In addition to its innovative approach to literature, The Yellow Book also set itself apart from “the bad old traditions of periodical literature” (Prospectus) by keeping its visual and verbal contributions distinct. Rather than illustrating verbal text, the pictures were stand-alone works of art, printed full-page and separated from the letterpress by fly-title pages and tissue-paper guards. Featured equally with the authors in promotional materials, press reviews, table of contents, and back covers, the artists also received appropriate fees for their work. And, though the first four covers stamped The Yellow Book with the unique Beardsley style, inside the covers, and in subsequent binding designs, the magazine displayed a diverse range of artistic styles, mediums, genres, and artists.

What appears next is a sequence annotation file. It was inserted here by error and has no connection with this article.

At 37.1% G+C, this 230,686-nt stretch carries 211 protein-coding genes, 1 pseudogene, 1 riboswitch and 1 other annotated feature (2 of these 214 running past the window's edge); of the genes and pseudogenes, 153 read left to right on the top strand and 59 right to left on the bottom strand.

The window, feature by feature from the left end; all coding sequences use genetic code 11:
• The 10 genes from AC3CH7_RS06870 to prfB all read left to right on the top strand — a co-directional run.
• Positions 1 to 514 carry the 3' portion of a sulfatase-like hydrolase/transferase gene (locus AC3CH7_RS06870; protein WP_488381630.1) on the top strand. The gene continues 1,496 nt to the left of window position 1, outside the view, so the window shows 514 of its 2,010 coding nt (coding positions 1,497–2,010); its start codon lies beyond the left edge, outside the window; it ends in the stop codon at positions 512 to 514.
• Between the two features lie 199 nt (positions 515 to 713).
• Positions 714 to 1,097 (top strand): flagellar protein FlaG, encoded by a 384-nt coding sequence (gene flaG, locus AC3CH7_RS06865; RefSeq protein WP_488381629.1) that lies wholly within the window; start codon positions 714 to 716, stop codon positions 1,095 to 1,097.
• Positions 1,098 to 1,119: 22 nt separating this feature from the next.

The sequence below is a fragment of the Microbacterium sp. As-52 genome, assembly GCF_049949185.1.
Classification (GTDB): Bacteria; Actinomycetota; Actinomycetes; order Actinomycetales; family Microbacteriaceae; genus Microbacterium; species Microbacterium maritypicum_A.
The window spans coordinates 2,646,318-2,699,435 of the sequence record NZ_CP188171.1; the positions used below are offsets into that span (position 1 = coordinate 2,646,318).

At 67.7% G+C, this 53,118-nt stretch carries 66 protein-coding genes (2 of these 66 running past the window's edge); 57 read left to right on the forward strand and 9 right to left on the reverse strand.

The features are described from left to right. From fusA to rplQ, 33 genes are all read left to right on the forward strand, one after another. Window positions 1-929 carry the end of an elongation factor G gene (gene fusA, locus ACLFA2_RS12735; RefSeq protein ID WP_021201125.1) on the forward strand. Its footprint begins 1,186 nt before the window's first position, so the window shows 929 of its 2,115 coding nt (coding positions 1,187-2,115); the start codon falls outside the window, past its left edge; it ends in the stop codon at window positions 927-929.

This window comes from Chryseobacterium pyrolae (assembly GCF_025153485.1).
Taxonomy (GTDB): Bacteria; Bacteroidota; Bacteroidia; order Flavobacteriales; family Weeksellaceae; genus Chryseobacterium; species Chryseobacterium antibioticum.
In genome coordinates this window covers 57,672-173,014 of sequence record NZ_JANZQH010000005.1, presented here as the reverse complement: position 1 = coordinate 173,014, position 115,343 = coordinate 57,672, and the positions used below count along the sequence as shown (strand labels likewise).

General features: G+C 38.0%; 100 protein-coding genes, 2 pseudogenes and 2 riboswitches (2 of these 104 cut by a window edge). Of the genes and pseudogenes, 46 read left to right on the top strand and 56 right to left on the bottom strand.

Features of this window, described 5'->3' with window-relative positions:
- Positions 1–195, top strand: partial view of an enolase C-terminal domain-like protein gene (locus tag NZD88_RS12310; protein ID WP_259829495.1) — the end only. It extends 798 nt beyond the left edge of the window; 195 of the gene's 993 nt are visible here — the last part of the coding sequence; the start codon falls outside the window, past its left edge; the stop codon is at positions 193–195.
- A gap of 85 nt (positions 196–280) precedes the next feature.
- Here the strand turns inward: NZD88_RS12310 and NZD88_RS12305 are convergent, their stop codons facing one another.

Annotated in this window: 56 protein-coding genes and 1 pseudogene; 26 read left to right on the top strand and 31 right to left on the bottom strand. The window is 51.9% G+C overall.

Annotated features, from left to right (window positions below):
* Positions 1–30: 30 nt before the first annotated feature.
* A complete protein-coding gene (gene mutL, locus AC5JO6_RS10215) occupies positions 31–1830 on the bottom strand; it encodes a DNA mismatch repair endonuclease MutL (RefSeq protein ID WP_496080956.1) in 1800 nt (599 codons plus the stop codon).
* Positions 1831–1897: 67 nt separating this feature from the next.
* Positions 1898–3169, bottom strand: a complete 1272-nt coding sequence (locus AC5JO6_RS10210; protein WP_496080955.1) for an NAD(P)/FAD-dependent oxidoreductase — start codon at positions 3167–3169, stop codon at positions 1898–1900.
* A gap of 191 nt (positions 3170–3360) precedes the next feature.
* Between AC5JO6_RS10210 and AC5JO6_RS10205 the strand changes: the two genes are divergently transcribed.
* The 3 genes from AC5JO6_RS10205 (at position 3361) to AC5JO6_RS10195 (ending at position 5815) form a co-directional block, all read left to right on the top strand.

While many new artists—for example, caricaturist Max Beerbohm or children’s book illustrator Mabel Dearmer—were represented in its pages, the magazine also featured more established artists, notably the President of the Royal Academy, Sir Frederic Leighton. Etchings, drawings in pen-and-ink, drawings, pencil, and crayon, paintings in water colour and oils—all reproduced photomechanically—offered readers a veritable gallery of contemporary art. The range was rich and varied, including portraits, impressionist studies, genre paintings, life drawings, landscapes and the poster-style art of decorative art nouveau. Moreover, in keeping with the editors’ determination to associate The Yellow Book with the book arts in the minds of aesthetic collectors, the first Prospectus promised to include “a series of new and artistic book-plates” as a regular feature of each volume. While this promise was not fully kept, the book arts remained a prominent feature of the magazine. Illustrations by a range of artists regularly appeared as stand-alone works. Beardsley's own pieces established this characteristic feature of The Yellow Book; other key illustrators whose work was published in the early volumes of the magazine include Laurence Housman, Patten Wilson and E.J. Sullivan. The American poster artist, Ethel Reed, children's book illustrators Nellie and Mabel Syrett, and Glasgow School designers Frances and Margaret Macdonald, contributed to later volumes.